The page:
For my first official column, I want to present some valuable insight and piss off the right people. You see, for every brave new idea and undiscovered suggestion to come about, there is always a columnist waiting to berate and criticize it. All too often columnists use there 800-word bully pulpit to take other people's theories and punch holes in them until those ideas are either misunderstood or left unable to gain public endorsement. Often the idea could have brought about positive change in the community. Case in point … "Rewombification." I was hoping to scoop one of my fellow columnists on this new theory about curbing juvenile delinquency by placing the trouble children back in the womb. Unfortunately, trying to portray this information positively in my Thursday column before it could be bashed in his Wednesday column proved impossible because of the order of the days of the week.

While it's too late for the idea of "rewombification" to gain steam, I wanted to call out the world's columnists and make sure they understood loud and clear that more often then not, they are not the experts on much. Furthermore, it is their unabated willingness to trash the newest unconventional theory, that is stunting our social growth. It's much easier to criticize an idea then to think of a new one … and so on that note, I will stop criticizing the critics and offer up some new ideas from around the world which are helping to make the earth a better place.

First off, in order to make progress in the war against famine, Kentucky Fried Chicken has revved up its product development group. Some time next month, in an attempt to creep ahead of its Asian competitor's market share, KFC will debut "Fortune Wings." In between the tasty crunch shell and the delectably juicy meat, consumers will now find Confucius-style scribbles fashioned in the wisdom of a southern slack-jawed colonel.

"Wisdom and wit are the pork chops and grits of the personality, y'all."

Another new and exciting creation being tested to help the world understand itself is a wonderful little creature created at Cornell's Genetics laboratory. Rumor has it that the scientists over there have created a small white spherical animal weighing 1.62 ounces and measuring 1.68 inches around its belly. The cute little creature's hard exoskeleton has 330 round dimples, which not only gives the new species a reason to learn to count, but also gives the animal lift when hit off of a tee. A litter of these new animals was slated for release in late October as giveaways at Jerry and Estelle's 56th Wedding Anniversary. However, the effort to bring these creatures out of the lab has been halted due to medical science's inability to revive the creatures after the first drive.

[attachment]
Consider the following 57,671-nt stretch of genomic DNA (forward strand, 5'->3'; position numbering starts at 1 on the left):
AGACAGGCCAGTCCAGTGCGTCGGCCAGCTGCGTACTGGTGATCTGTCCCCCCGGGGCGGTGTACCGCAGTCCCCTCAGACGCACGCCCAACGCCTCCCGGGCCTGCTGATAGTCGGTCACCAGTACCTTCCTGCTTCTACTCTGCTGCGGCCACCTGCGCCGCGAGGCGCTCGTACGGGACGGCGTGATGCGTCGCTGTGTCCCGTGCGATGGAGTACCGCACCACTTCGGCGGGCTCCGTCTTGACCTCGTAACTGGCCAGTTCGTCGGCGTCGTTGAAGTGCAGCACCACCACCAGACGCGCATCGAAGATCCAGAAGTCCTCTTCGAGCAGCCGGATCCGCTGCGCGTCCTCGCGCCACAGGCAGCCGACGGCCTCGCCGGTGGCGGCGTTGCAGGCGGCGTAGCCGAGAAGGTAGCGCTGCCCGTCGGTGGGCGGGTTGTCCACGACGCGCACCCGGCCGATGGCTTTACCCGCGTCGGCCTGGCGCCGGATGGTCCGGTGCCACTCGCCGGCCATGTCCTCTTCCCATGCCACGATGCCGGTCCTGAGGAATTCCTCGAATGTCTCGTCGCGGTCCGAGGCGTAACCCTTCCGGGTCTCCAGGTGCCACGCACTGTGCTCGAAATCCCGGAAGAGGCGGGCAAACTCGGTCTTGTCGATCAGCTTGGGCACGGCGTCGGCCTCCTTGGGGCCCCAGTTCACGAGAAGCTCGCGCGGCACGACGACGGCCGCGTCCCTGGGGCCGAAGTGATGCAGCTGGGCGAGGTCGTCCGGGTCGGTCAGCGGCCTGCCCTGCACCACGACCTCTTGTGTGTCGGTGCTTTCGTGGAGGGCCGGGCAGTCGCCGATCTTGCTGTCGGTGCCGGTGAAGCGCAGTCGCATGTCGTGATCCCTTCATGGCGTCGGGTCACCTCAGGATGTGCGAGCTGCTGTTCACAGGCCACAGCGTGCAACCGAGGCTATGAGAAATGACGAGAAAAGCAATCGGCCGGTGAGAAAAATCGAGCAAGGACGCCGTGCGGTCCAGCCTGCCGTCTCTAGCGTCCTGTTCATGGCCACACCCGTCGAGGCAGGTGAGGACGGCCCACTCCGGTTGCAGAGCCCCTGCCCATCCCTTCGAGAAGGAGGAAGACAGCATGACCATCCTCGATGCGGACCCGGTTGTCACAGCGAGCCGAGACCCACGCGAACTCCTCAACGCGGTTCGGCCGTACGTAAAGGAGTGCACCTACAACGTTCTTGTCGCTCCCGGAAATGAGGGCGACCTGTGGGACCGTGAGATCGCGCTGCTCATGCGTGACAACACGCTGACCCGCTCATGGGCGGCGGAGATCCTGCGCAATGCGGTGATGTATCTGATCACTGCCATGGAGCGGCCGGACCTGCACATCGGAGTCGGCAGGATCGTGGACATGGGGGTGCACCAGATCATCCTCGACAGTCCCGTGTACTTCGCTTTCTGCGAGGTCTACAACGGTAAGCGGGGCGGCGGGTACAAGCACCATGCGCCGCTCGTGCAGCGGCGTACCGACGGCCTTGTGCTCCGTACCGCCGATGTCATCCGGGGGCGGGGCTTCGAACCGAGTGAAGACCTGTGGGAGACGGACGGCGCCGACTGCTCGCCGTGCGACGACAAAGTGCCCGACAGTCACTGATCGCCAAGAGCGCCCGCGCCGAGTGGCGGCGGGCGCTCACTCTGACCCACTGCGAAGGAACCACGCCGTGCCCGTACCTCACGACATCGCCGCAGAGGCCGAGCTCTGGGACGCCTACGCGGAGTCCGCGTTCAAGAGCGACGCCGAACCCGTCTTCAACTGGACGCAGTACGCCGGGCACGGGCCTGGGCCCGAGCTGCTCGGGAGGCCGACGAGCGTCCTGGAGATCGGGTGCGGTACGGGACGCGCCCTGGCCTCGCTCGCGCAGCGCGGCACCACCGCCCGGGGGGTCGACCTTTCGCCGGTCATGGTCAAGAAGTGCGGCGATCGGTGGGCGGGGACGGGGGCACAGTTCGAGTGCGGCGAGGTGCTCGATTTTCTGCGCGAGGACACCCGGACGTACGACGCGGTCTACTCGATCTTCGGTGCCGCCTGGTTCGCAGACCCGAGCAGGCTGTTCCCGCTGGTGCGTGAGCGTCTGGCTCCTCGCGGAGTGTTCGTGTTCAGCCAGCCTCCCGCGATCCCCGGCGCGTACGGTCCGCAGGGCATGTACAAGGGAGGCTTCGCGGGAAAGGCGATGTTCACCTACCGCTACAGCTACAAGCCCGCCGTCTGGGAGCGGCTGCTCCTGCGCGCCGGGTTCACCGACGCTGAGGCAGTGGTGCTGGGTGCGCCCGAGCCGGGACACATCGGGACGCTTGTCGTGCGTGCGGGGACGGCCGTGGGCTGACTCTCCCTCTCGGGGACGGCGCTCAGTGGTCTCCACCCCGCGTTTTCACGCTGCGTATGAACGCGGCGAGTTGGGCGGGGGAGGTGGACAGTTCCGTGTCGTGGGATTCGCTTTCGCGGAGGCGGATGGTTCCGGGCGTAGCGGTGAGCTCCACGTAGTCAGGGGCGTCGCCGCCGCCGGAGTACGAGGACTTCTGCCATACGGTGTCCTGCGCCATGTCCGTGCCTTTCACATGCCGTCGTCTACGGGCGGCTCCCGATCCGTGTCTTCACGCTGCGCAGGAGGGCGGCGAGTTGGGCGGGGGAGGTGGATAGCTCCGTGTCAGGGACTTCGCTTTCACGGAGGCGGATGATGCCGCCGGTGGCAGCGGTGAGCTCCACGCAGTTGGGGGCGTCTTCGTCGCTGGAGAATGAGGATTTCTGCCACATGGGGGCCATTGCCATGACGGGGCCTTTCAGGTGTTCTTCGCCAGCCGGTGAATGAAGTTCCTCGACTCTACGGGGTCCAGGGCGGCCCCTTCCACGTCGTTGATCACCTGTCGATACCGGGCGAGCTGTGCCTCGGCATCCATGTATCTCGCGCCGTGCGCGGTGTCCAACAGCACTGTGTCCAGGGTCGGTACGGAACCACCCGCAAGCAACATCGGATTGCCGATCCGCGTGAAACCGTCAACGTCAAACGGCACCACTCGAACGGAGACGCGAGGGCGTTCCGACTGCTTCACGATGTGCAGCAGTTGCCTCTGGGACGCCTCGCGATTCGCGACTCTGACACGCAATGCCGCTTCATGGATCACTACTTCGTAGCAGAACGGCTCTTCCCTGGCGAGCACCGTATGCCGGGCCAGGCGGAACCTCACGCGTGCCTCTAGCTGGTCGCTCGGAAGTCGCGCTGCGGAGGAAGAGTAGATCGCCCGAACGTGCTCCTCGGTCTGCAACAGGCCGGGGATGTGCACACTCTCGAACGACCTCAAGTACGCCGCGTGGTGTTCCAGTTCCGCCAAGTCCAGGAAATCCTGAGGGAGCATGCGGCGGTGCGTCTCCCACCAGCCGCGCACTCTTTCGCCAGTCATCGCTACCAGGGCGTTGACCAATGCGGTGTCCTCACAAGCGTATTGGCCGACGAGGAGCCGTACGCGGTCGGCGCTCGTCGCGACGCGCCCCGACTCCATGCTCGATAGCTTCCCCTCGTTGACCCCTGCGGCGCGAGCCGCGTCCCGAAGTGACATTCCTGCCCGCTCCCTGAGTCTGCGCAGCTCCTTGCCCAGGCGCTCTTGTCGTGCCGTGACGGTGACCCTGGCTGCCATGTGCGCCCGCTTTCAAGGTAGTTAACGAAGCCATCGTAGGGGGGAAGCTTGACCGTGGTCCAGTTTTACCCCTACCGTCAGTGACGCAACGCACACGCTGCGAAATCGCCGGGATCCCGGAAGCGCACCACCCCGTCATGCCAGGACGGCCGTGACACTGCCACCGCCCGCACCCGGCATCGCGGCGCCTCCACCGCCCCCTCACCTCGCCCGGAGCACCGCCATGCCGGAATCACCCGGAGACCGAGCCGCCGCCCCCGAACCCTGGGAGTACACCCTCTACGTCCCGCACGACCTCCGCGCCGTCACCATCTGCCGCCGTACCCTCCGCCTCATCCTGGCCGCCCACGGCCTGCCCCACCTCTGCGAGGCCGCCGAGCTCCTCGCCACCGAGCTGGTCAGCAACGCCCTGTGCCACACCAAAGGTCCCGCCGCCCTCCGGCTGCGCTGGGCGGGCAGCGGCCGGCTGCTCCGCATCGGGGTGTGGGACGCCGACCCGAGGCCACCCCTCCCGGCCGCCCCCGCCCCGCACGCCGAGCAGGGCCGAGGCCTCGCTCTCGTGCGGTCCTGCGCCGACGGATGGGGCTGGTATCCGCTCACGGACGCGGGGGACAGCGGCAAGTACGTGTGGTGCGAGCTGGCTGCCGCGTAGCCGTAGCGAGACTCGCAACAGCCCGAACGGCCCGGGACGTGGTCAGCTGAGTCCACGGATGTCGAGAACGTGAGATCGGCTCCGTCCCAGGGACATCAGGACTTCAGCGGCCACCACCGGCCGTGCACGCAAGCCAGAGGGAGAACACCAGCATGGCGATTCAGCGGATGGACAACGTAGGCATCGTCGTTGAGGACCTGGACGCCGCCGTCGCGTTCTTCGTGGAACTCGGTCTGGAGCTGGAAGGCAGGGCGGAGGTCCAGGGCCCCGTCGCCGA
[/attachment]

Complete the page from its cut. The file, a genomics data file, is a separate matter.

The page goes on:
While doctors are working around the clock to deprive these new animals of the power of speech so as to mask their blood curdling death screams, other industry leaders are developing a new and exciting way to keep us health conscious. Next month, a new game show entitled, "Take that, Fatty!" will pit the country's High Cholesterolites against their sworn enemies, the Low Cholesterolites.

Funded by Pfizer Pharmaceuticals, makers of Lipitor, the lipid-lowering agent comparable to human Drano, and Cracker Barrel, the makers of human artery gunk, the games show's contestants will square off in a series of high-energy physical challenges performed on equipment stolen from the set of American Gladiators. All profits will go directly to a band of starving Jazz musicians who desperately need a break. These jazz musicians may seem like a worthless investment, but after they receive new equipment they will eventually be responsible for writing a song to help small breasted women feel good about their bodies.

If you think much value exists in criticizing the plans of others without providing any forward thinking of your own, let me be the first to remind you that without the persons and ideas you are criticizing, you'd have nothing to write about other than the sorry state of your own social lives and/or a little topic called politics.

As for the rest of you who feel that the preceding ideas are nonsensical and without value, my notes from DEA 111 state that "Every valuable creative idea must only be logical in hindsight to regard it as valuable."

Which means that you can't judge the ideas thoroughly until after someone has spent millions of dollars researching, testing, producing, marketing and selling the finished product.

Which means that the cholesterol war is coming and you better run and hide because so help me God, I've got a large block of Sharp Cheddar, and I'm not afraid to use it. Also ... Happy Birthday Dad.